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    Voices to Vision report on Waterfront out

    View Albany Waterfront in a larger map

    The Albany Waterfront future, as envisioned by Albany residents. Blue markers indicate areas residents want converted to, or preserved as, open space. The area enclosed by the blue line represents the approximate space most residents would allow to be developed to generate tax revenues.

    By Barbara Grady

    A two year study aimed at figuring out what Albany residents wish for the city’s 190 acre waterfront concluded this week with a report to the City Council indicating most people want a major expansion of public park space.

    The “Voices to Vision” community engagement found that 62 percent of residents who participated want to expand open space by at least 75 acres, according to Fern Tiger Associates, which did the study. That would mean a total of 163 acres of parkland, wetlands, trails and supporting structures at Albany’s waterfront, an area that now includes the Albany bulb, the Golden Gate Fields race track and parking lot and the Eastshore State Park plateau.

    However, ‘Voices to Vision” also found that half of participants hope that enough development occurs on the waterfront to maintain current tax revenue generated from the site: approximately $1.7 million now received from Golden Gate Fields.

    Of course, any community vision depends on a developer’s inclination to follow that idea or a local government’s willingness to implement it. Right now, 102 acres of the waterfront is privately owned by Golden Gage Fields racetrack owner Magna Entertainment Corp. The bulb is owned by the city and the plateau by the state. Magna, which has been in Chapter 11 Bankruptcy proceedings since last year, has entered an agreement to give Golden Gate Fields to its largest shareholder, MI Developments Inc., in exchange for repayment of debt. MI is a real estate operating company which manages commercial and industrial developments. However, any major new development on the Golden Gate Fields property would require a zoning change and therefore city approval. That is why the city sought to determine residents’ interests.

    City Council members will get a chance to ask Fern Tiger detailed questions about the findings next Monday night, April 19, at the council’s regular meeting at 7:30 p.m. at City Hall.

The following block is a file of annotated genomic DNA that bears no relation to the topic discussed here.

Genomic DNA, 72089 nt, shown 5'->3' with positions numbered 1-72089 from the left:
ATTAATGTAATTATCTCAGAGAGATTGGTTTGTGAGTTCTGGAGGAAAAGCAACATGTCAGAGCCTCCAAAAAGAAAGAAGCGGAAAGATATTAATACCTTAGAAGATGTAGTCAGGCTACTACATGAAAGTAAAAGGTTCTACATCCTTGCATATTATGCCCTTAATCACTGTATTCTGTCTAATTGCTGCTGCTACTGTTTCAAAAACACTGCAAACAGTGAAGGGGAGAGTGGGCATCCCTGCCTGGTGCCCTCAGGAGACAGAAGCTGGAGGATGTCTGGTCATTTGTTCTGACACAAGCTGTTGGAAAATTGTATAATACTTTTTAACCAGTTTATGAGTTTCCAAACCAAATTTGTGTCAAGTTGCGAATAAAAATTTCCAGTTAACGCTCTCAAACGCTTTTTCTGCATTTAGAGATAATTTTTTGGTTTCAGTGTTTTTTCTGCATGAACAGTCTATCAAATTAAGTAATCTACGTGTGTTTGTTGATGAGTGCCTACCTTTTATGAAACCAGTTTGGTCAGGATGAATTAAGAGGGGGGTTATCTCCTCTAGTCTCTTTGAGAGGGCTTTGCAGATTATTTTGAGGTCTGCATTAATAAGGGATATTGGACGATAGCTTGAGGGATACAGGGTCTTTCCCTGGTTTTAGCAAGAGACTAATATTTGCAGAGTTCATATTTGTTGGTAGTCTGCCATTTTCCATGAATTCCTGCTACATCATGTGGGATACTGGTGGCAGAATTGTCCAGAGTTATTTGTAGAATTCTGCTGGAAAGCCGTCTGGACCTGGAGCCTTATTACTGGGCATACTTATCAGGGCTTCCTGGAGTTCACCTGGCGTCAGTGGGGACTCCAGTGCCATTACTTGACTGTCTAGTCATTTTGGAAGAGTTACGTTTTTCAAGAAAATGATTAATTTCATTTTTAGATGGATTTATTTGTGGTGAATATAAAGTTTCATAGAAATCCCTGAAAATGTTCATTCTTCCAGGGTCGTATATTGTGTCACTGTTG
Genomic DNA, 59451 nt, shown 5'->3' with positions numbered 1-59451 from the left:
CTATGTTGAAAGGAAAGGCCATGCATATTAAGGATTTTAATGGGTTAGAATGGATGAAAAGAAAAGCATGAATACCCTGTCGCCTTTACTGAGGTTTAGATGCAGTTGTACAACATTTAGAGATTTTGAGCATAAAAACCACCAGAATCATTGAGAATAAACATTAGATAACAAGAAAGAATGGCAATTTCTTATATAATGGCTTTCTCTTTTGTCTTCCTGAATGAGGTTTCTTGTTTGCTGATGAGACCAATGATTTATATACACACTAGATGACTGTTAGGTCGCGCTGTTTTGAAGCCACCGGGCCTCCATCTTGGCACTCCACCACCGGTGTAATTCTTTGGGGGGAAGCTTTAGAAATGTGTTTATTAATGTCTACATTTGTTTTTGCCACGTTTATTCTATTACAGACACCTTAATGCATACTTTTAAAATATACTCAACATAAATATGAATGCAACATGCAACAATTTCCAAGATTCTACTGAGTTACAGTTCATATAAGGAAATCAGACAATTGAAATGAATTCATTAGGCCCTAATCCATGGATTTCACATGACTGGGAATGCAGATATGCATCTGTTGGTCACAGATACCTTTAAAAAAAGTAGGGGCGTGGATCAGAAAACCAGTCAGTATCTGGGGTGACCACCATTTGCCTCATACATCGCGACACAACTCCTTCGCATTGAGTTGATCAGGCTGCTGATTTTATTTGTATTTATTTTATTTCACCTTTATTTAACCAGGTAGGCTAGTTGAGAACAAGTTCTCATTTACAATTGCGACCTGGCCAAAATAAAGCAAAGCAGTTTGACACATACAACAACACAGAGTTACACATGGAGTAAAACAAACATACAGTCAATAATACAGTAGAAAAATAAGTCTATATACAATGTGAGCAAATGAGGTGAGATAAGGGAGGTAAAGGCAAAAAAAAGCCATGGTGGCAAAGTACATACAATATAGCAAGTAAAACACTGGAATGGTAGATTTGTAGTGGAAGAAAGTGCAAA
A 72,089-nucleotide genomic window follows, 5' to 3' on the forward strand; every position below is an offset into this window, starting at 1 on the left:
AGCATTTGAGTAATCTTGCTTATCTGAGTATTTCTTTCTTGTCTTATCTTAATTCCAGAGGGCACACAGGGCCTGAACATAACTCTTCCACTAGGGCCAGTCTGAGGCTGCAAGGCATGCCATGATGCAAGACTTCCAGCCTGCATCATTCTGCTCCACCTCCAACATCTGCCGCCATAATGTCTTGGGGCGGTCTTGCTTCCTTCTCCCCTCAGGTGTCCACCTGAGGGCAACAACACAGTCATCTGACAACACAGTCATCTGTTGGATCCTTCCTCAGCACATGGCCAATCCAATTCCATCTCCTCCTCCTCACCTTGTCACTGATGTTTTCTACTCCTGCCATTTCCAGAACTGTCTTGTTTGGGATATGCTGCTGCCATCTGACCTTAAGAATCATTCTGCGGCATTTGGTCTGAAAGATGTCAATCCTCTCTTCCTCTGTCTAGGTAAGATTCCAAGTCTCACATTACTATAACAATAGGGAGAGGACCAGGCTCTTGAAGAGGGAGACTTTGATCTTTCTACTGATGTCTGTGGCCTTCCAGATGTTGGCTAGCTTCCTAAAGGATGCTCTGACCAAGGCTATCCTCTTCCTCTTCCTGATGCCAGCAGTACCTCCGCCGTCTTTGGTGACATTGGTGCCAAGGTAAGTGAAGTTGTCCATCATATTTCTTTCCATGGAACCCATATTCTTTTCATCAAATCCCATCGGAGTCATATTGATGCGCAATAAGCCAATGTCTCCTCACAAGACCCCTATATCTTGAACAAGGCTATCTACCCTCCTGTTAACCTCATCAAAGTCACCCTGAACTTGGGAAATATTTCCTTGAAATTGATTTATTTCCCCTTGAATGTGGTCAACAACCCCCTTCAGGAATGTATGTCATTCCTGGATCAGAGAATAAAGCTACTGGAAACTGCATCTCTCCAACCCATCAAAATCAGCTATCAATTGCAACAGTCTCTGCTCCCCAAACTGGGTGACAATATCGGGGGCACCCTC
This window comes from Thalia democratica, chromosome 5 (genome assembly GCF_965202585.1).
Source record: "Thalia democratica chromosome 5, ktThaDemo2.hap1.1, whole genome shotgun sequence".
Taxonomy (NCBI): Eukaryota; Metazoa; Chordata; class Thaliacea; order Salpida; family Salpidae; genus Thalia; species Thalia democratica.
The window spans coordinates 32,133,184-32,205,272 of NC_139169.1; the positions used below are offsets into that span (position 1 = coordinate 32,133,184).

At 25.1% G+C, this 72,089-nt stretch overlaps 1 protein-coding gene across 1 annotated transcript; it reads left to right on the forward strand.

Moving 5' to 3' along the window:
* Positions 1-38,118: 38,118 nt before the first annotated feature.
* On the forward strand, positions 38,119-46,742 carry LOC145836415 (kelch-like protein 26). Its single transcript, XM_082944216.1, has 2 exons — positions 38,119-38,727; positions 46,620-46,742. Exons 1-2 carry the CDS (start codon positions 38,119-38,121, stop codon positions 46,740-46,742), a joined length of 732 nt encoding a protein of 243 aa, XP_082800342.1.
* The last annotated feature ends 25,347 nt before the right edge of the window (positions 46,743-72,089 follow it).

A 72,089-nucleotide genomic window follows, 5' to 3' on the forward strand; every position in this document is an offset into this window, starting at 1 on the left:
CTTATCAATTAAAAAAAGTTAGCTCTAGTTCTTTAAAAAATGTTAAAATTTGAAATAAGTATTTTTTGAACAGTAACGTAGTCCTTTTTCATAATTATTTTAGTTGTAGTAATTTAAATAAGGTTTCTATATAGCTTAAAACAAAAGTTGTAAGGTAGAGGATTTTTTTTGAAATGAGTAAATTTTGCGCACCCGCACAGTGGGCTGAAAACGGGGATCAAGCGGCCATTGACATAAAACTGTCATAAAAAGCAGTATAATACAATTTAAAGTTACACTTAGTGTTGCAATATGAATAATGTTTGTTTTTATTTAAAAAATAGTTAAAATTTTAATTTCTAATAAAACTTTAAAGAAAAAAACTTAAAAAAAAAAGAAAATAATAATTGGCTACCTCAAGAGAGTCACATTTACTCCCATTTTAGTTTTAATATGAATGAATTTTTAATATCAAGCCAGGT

In a nutshell, “The Albany community envisions a 190-acre waterfront that is a model of environmental and economic sustainability; that supports a multi-generational community, small-scale independently-owned businesses and local arts, culture, and cuisine,” Fern Tiger wrote.

    Years of contentious debate at City Hall and elsewhere over whether to seek commercial development at the waterfront or create parkland there led the city in 2007 to commission a community engagement study. Albany City Council voted to spend $600,000 to hire Fern Tiger Associates. The firm, in turn, mailed each household in the city a detailed publication about the waterfront, its zoning and ecological functions and then invited the entire city to participate in 40 different neighborhood meetings.

    At those meetings, Fern Tiger asked people to map out their own ideas for the waterfront. Later it asked them to take an online survey and attend followup meetings. In all 1,200 residents participated, drafting 199 maps of their ideas for the site.

    Fern Tiger said the gist of what residents produced in those 199 maps showed “Albany’s strong commitment to create and enhance public open space at the waterfront; to acknowledge and support the broader regional plan to create a continuous shoreline park; to restore and improve the site’s wetlands, marshlands, and other natural features; and to enable an appropriate type, scale, and quality of private development that reflects Albany’s goals for economic and environmental sustainability, while simultaneously respecting the city’s and the waterfront’s uniqueness.”

    What all the maps have in common is expansion of open space beyond the Albany Bulb and Eastshore State Park plateau area into the space that is now a parking lot. In addition, they all include some kind of hotel and retail stores development.

    Eighty-five percent of respondents indicated that a hotel on the site was a good idea with many favoring a 3-story hotel and small conference center as well. A majority of residents participating also voted for some retail and restaurant development on the site. Most suggested development where Golden Gate Fields currently stands. Some people would go beyond a hotel and add a conference center or museum or arts center.

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